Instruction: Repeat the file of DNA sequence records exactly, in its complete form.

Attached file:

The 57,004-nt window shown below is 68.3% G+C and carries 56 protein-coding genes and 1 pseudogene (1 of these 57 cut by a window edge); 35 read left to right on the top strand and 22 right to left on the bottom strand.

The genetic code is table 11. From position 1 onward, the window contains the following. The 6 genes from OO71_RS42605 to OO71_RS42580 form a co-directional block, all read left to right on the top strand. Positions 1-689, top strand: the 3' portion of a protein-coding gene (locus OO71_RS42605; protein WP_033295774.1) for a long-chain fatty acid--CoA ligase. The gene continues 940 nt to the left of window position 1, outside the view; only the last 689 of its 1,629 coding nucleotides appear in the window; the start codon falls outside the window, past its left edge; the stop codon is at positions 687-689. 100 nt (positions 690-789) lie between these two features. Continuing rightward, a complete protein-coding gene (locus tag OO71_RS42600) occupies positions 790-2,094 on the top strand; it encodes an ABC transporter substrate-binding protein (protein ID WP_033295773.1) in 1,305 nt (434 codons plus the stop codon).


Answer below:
The 57,004-nt window shown below is 68.3% G+C and carries 56 protein-coding genes and 1 pseudogene (1 of these 57 cut by a window edge); 35 read left to right on the top strand and 22 right to left on the bottom strand.

The genetic code is table 11. From position 1 onward, the window contains the following. The 6 genes from OO71_RS42605 to OO71_RS42580 form a co-directional block, all read left to right on the top strand. Positions 1-689, top strand: the 3' portion of a protein-coding gene (locus OO71_RS42605; protein WP_033295774.1) for a long-chain fatty acid--CoA ligase. The gene continues 940 nt to the left of window position 1, outside the view; only the last 689 of its 1,629 coding nucleotides appear in the window; the start codon falls outside the window, past its left edge; the stop codon is at positions 687-689. 100 nt (positions 690-789) lie between these two features. Continuing rightward, a complete protein-coding gene (locus tag OO71_RS42600) occupies positions 790-2,094 on the top strand; it encodes an ABC transporter substrate-binding protein (protein ID WP_033295773.1) in 1,305 nt (434 codons plus the stop codon).